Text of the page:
Review: Bollywood icons, National Media Museum

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Review: Bollywood Icons

By Suzanne Shuttleworth

The Bollywood Icons exhibition running at the National Media Museum (8 March – 16 June) is curated by Irna Quereshi and gives visitors the chance to glimpse into the world of Indian cinema, but does it really focus enough on Bollywood’s Icons?
The exhibition which is being held to commemorate 100 years of Bollywood, will run at the same time as Bradford’s International Film Festival, which also pays tribute to this important birthday in South Asian history.
Bradford born Irna, who is known as somewhat of an expert in the field of Bollywood has been giving a series of tours around the exhibition. As a novice on the subject I’m somewhat intrigued by this genre of film, but profess to know very little, so having attended one, did I come away feeling a bit more knowledgeable?
It’s fair to say a half hour talk definitely doesn’t do the topic of Bollywood icons justice, but nethertheless Irna gave it a good go. Our guide did cover good ground explaining the importance of the Kapoor family who were instrumental to the growth of the Indian film industry and it was clear that there have been a lot of complicated romantic relationships for many of the stars whose on screen dalliances often turned into off screen ones.
The thing that confused me was that the icons were somewhat limited and although the exhibition was put together with limited space and posters because some of the older art work simply isn’t known to exist anymore, the icons really concentrated on two of the major male stars Amitabh Bachchan and of course Shahrukh Khan. But I wonder if the exhibition focuses too much on these two actors and whether it would be a bit like only concentrating on Robert De Niro and Brad Pitt? They were given two whole walls out of the four, the Kapoor family where given one wall and anyone else shared the rest.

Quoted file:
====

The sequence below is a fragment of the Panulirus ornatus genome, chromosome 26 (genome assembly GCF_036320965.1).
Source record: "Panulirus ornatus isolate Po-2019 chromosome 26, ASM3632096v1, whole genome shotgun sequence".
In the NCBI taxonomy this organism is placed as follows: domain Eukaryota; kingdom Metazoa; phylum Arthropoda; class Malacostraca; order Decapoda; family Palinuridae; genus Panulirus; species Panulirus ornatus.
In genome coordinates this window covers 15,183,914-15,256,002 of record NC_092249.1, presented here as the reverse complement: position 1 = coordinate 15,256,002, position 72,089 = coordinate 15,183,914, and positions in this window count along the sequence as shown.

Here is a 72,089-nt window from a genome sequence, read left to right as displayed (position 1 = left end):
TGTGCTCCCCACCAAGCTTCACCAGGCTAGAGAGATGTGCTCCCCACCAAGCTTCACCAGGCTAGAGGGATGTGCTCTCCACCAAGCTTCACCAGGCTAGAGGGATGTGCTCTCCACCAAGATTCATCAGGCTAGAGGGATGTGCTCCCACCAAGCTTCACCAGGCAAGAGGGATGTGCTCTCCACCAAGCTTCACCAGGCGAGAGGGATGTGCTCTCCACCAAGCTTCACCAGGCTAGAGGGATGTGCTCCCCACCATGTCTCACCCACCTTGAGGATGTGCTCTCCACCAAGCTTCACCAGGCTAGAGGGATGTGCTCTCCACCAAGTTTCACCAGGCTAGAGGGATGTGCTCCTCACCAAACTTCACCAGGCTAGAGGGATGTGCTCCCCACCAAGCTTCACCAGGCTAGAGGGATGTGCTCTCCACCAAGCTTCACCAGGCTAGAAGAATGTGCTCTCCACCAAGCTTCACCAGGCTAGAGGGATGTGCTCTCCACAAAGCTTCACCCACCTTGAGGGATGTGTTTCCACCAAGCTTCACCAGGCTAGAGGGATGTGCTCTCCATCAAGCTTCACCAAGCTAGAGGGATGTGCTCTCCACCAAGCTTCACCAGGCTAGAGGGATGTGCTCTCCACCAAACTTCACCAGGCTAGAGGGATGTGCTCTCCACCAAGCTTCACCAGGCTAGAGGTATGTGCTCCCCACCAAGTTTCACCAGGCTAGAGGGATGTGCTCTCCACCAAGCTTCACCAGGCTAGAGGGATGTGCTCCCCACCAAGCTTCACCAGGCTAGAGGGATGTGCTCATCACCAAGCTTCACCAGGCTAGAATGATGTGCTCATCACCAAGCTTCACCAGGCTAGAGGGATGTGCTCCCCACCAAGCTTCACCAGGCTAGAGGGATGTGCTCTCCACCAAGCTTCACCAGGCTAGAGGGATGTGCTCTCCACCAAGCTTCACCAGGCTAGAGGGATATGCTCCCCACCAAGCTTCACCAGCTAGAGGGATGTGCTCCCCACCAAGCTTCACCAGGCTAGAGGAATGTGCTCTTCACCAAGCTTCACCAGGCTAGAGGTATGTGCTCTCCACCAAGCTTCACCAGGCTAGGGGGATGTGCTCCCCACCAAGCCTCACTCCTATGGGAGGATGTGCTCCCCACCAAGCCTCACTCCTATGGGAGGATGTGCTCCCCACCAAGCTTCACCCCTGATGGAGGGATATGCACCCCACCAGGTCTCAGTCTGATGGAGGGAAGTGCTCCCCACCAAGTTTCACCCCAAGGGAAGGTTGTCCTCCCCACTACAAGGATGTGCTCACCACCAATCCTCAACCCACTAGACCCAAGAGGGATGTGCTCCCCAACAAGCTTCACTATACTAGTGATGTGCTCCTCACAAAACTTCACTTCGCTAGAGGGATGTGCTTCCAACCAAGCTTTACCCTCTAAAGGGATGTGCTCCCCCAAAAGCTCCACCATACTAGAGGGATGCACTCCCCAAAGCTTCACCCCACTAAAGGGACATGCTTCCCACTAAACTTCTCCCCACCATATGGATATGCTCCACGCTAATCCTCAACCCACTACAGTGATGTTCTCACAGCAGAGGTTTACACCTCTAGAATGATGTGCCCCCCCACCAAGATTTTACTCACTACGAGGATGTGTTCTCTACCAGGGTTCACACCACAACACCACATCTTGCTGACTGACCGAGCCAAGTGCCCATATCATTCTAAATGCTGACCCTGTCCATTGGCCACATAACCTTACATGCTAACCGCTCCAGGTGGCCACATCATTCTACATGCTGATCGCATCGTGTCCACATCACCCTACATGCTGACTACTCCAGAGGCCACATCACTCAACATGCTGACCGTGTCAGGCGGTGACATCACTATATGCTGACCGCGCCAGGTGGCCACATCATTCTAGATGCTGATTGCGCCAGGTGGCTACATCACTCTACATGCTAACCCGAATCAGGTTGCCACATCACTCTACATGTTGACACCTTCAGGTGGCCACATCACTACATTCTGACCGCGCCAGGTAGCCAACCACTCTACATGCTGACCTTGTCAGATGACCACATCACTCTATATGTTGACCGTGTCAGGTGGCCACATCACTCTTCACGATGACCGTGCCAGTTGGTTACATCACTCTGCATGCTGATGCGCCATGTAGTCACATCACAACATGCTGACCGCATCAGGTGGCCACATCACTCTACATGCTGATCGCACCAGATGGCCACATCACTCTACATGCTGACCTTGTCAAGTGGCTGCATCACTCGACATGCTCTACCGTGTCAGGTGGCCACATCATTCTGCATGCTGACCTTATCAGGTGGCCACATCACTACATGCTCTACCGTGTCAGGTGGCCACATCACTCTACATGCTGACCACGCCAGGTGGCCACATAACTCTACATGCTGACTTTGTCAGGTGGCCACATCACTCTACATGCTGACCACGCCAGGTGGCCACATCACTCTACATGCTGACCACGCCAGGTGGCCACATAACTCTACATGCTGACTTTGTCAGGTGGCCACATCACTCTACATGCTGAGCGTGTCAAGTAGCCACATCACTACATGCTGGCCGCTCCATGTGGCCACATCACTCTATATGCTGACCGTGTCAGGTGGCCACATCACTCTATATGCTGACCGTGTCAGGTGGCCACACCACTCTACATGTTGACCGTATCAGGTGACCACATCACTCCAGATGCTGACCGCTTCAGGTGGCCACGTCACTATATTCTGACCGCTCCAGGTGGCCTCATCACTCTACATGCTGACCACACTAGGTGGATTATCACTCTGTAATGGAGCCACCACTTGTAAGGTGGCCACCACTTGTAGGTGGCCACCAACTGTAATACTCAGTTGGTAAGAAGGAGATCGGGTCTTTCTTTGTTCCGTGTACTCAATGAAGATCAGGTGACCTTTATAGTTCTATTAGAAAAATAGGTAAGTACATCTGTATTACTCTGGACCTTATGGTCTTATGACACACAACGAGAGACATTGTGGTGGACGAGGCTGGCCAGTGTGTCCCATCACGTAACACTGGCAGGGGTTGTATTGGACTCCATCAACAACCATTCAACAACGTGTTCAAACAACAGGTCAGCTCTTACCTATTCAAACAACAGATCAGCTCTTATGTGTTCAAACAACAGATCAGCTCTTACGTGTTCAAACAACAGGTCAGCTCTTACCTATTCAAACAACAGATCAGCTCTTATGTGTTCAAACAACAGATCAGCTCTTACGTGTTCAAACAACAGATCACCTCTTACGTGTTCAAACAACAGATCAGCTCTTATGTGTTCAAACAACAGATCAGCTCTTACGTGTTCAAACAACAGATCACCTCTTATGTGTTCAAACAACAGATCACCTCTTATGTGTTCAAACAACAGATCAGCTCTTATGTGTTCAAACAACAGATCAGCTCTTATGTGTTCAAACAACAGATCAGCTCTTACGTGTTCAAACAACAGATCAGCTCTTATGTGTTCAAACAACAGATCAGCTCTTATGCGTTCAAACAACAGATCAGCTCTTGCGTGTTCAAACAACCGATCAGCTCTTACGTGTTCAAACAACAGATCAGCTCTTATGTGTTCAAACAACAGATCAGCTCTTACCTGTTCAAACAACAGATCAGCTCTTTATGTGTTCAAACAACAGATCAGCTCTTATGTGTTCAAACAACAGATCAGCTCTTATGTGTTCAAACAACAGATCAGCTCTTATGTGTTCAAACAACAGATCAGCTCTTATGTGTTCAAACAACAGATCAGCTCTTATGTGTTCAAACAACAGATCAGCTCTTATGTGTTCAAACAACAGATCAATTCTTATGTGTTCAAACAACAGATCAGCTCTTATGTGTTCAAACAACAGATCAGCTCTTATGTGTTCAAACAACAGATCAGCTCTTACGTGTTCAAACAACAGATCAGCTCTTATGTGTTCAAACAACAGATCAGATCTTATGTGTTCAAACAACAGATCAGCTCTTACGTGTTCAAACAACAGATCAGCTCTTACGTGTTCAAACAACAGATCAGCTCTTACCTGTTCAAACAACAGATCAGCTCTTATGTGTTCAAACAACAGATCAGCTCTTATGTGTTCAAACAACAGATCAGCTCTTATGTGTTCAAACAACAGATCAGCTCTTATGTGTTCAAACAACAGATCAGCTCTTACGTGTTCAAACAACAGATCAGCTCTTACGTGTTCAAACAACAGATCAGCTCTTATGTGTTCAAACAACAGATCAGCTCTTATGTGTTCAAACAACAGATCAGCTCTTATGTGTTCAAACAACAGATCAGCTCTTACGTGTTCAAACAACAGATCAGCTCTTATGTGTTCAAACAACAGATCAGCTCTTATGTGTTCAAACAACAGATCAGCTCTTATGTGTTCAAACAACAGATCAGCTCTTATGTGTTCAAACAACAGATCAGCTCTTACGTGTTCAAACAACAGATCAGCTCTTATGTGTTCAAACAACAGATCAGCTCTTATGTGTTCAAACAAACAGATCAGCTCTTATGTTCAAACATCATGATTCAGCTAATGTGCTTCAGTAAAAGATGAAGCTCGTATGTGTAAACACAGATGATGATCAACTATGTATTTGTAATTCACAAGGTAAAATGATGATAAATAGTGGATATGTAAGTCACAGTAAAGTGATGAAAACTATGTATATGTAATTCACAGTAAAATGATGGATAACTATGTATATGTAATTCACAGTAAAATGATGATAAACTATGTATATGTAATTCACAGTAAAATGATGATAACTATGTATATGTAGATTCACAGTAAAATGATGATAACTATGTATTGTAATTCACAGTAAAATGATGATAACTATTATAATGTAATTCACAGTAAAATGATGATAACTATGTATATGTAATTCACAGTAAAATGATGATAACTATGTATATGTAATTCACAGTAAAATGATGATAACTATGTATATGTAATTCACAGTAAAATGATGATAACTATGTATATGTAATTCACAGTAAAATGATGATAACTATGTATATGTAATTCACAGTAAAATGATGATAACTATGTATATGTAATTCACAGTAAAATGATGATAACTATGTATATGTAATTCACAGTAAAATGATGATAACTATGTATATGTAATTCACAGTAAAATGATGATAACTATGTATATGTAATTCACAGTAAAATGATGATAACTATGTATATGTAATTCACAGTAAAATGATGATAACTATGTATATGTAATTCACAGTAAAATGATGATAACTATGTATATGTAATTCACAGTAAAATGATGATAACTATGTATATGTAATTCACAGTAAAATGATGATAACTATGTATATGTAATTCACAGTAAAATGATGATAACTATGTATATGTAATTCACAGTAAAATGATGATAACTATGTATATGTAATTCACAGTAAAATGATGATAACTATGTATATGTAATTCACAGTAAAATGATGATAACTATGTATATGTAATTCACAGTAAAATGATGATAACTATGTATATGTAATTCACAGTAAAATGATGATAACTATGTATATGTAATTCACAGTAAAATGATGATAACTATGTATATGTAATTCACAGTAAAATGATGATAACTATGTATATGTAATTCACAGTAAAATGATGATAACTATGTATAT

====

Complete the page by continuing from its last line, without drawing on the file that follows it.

The actresses were given little space, which is a shame considering that some of these female filmstars aren’t just in the films to look pretty, they play huge roles in their own right, but they seem to have disappeared into the background here – is that real to life?
The exhibition is vibrant and there are some fabulous posters depicting some of Bollywood’s classics, but to many a novice Bollywood-ite, Indian film is unique, it’s more vibrant than any West End musical, far more dramatic than any Eastenders cliff-hanger and as far as I know it’s entrenched in symbolism and mystique. Coming from a white British background it is a bit of an exotic enigma and rather than just concentrating on the Icons and a few of the classics, it would be nice during this special celebration of Bollywood, if I could have unlocked a bit more of what it all means.

For more on Bollywood, make sure you catch the latest editions of Asian Sunday

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